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close this bookAIDS Resource Manual - A Guide for Teaching about AIDS in Thailand (Peace Corps, 1993, 83 p.)
close this folderSection II - Teaching about AIDS
View the document(introduction...)
View the document10 tips for talking about AIDS
View the document5 Techniques to Avoid
View the documentSome hints on talking to children about AIDS
View the documentCommunicating with Children
View the documentAge-appropriate AIDS education guidelines
View the documentHow to use a condom
View the documentTips for using condoms
View the documentInstructions for cleaning IV drug works

Communicating with Children

Here are some suggestion to help your conversation about AIDS go more easily.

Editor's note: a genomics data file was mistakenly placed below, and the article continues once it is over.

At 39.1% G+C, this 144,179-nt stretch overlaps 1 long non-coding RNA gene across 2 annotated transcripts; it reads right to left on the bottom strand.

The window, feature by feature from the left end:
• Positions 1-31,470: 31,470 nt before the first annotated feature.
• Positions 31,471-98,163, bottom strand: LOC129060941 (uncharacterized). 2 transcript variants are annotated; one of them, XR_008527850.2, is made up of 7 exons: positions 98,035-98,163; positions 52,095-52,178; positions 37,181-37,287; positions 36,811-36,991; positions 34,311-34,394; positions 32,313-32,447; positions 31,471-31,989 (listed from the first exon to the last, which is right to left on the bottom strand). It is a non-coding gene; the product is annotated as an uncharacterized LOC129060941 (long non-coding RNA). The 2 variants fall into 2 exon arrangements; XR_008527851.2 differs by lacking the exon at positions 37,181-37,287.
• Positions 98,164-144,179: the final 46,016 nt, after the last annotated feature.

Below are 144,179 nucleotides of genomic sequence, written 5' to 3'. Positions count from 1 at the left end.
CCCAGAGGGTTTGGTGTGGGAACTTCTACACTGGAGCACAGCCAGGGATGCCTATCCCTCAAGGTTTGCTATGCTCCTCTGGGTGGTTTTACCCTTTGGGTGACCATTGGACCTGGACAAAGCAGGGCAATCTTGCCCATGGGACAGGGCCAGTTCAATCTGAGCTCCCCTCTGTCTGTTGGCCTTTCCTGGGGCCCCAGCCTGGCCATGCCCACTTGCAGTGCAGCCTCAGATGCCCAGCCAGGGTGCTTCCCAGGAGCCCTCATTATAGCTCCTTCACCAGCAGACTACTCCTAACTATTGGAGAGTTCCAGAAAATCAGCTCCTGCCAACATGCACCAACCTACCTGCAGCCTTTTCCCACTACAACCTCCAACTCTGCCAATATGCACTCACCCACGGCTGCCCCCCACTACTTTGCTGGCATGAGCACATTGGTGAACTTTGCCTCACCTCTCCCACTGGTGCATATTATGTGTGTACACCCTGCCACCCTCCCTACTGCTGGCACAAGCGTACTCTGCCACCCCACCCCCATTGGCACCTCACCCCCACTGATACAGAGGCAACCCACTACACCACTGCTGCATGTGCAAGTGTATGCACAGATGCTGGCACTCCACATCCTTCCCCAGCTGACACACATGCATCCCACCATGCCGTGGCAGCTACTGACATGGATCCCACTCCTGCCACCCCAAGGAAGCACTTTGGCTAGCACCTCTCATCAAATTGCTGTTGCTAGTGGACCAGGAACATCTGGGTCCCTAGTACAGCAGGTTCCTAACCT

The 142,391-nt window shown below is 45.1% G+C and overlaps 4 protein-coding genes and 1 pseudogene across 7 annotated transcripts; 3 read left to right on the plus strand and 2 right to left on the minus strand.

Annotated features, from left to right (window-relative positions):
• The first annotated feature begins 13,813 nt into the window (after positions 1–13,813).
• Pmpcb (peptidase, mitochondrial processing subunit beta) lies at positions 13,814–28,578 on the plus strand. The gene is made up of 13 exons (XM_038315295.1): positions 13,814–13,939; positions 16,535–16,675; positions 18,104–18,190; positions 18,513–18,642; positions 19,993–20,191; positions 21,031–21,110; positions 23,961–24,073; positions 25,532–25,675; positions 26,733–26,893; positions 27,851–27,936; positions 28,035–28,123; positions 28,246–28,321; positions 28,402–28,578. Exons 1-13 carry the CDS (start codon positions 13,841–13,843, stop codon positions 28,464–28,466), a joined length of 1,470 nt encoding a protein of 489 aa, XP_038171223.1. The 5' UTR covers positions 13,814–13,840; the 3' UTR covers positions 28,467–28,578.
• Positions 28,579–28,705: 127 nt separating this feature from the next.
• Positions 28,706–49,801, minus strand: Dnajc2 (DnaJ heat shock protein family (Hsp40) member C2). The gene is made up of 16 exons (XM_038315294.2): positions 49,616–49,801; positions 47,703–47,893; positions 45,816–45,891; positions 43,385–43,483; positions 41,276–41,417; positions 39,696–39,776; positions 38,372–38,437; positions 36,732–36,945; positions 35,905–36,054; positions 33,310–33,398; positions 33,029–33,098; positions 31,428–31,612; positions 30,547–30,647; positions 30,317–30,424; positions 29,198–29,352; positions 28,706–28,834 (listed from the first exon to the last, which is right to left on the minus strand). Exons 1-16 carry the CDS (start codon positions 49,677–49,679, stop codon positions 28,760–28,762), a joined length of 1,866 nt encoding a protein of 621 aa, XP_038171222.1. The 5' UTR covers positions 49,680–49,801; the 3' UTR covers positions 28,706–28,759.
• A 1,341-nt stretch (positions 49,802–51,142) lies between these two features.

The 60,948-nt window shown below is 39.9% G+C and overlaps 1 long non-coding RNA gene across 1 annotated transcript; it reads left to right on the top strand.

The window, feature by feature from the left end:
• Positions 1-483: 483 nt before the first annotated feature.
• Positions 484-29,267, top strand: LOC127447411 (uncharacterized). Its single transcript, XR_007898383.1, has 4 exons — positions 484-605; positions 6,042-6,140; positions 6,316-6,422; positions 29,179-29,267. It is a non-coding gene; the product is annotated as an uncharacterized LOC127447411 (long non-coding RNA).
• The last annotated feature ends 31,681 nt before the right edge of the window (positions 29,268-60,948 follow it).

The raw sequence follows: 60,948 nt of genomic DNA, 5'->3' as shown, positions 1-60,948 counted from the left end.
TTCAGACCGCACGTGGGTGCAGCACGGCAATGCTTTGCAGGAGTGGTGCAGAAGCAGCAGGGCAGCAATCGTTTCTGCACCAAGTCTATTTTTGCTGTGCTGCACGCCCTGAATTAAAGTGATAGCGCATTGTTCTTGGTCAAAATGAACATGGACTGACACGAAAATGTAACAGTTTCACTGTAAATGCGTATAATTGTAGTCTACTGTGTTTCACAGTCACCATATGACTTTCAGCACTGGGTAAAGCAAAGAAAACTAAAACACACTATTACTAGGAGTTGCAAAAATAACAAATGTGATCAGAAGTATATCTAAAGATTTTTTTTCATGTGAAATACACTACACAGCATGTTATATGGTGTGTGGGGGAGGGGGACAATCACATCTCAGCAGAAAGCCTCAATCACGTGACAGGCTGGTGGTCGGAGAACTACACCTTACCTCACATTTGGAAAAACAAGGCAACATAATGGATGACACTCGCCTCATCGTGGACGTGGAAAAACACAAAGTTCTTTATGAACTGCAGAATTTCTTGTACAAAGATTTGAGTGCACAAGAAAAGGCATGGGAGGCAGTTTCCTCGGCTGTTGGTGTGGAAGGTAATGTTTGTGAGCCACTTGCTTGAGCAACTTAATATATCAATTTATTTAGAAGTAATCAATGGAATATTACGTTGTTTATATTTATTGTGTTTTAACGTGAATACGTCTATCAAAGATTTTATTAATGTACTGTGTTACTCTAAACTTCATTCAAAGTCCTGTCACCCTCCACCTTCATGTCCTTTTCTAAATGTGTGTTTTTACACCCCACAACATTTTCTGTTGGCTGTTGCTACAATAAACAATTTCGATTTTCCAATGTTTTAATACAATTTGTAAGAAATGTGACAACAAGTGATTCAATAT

· Stay calm. Keep your tone simple and direct.

· Use specific, dear terms. Ask questions to make sure he or she understands what you are saying.

· If you feel uncomfortable, say so. Let them know that AIDS is too important not to talk about, even if talking's not easy or comfortable.

· Listen carefully to any questions the children might ask. These may be a clue to specific fears or areas of misinformation that you can dear up. Understanding AIDS makes it less frightening.

· If you don't know the answer, maybe you can find out together. The facts about AIDS can be confusing and working together may help your communication.

· Use the children's age and development and your own feeling as a guide about how much information to present.

· Be careful not to preach. Because AIDS is so frightening, parents and educators may be tempted to use scare tactics. Your conversation will be more successful if you simply explain your concerns and then listen to what they have to say.

· Be clear about the values you want to present.

· Make sure you talk more than once. You'll do a better job if you continue to talk about AIDS often, as the topic comes up.